Virginia ran for 242 yards, but got stuffed on consecutive plays from inside the Terps’ 2 in the first quarter. It was one of four trips inside the Maryland 20 that ended with Vozenilek kicking a field goal. “It is disappointing knowing that maybe if one of those field goals had turned into a touchdown, we would have won the game,” right guard Jay Whitmire said Monday. On defense, Maryland gained 468 yards, none more damaging than the 47-yard pass backup quarterback Caleb Rowe completed to Deon Long on third-and-22. Long was double-covered on the catch, but still came down with the ball on the game-winning drive. “We just didn’t take advantage of the opportunities that were presented before us,” linebacker Henry Coley said. “We got our hands on a few balls, we misjudged some balls and we had a few mental errors out there. It was just different people at different times, but it ended up with us losing the football game.” The Cavaliers also won the turnover battle 3-0, but converted the takeaways into just 6 points. In many ways, their 2-4 record feels a lot like their 2-4 mark at this point last season, quarterback David Watford said. Still, having been through it and having seen the team fall apart, there is resolve. “As a team we just have to stick together,” he said.

Virginia coach London looks to turn improvements into wins when Cavaliers play surprising Duke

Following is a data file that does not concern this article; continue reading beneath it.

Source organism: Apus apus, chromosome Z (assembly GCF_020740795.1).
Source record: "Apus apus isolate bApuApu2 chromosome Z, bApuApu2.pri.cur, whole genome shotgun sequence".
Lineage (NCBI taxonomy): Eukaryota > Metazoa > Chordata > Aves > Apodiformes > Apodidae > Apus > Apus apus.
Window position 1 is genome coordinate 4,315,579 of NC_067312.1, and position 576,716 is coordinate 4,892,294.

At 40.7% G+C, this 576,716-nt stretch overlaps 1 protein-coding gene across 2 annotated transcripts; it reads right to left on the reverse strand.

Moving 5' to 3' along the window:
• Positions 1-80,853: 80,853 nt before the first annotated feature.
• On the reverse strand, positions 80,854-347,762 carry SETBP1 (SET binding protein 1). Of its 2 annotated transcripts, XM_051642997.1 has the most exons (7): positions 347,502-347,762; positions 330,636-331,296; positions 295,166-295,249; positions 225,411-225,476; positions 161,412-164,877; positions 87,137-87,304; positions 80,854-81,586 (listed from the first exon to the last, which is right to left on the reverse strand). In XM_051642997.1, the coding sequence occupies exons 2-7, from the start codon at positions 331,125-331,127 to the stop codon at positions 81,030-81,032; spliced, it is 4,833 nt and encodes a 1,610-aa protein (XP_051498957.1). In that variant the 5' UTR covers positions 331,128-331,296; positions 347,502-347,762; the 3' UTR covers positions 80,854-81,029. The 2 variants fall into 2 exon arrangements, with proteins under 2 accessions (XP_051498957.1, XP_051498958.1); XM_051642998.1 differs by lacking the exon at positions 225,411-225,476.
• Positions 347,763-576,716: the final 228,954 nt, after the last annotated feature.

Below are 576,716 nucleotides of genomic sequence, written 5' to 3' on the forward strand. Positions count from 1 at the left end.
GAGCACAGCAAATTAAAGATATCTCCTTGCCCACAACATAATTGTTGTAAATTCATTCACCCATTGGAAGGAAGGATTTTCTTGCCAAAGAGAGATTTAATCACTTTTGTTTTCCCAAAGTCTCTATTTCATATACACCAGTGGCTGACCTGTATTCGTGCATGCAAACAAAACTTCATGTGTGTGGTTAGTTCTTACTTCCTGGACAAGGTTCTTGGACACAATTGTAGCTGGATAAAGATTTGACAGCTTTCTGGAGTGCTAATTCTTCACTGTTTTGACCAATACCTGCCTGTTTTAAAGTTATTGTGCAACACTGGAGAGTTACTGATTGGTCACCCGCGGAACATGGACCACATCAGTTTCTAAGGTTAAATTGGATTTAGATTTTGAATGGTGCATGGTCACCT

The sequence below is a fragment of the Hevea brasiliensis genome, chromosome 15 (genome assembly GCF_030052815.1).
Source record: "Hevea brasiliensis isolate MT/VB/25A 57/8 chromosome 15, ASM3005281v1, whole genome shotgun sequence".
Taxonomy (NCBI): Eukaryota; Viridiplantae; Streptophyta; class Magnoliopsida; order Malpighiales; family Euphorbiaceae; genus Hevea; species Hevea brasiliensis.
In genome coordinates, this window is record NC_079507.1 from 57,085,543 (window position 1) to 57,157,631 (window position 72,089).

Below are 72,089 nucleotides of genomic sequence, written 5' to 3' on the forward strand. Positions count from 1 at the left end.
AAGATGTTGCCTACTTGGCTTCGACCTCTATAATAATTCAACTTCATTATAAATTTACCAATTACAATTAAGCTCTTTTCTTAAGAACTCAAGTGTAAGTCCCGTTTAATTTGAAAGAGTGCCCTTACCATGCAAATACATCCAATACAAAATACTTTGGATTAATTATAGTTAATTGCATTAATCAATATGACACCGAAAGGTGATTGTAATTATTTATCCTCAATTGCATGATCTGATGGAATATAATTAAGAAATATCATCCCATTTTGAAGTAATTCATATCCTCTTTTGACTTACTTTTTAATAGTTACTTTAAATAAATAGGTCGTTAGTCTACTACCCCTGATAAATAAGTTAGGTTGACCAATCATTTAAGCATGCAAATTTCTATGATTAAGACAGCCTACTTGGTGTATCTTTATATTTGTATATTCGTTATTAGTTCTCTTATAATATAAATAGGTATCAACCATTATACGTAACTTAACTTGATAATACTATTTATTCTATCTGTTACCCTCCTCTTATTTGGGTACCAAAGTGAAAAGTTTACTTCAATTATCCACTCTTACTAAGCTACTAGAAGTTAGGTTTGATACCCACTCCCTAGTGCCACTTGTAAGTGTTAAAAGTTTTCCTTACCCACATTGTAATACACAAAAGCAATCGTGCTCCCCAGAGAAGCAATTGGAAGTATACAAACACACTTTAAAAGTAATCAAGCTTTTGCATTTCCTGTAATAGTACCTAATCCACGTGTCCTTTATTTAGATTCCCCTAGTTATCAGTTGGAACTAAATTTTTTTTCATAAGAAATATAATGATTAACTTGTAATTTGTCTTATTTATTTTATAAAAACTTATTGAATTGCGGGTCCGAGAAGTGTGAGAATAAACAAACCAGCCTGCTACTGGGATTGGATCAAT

It was the final miscue but in spite of many improvements, far from the only one. Virginia ran for 242 yards, but got stuffed on consecutive plays from inside the Terps’ 2 in the first quarter. It was one of four trips inside the Maryland 20 that ended with Vozenilek kicking a field goal. “It is disappointing knowing that maybe if one of those field goals had turned into a touchdown, we would have won the game,” right guard Jay Whitmire said Monday. On defense, Maryland gained 468 yards, none more damaging than the 47-yard pass backup quarterback Caleb Rowe completed to Deon Long on third-and-22. Long was double-covered on the catch, but still came down with the ball on the game-winning drive. “We just didn’t take advantage of the opportunities that were presented before us,” linebacker Henry Coley said. “We got our hands on a few balls, we misjudged some balls and we had a few mental errors out there. It was just different people at different times, but it ended up with us losing the football game.” The Cavaliers also won the turnover battle 3-0, but converted the takeaways into just 6 points. In many ways, their 2-4 record feels a lot like their 2-4 mark at this point last season, quarterback David Watford said. Still, having been through it and having seen the team fall apart, there is resolve. “As a team we just have to stick together,” he said. “I feel like that was really one of the things last year is things kind of went south, guys kind of started to fall apart and you could see it, especially in the locker room.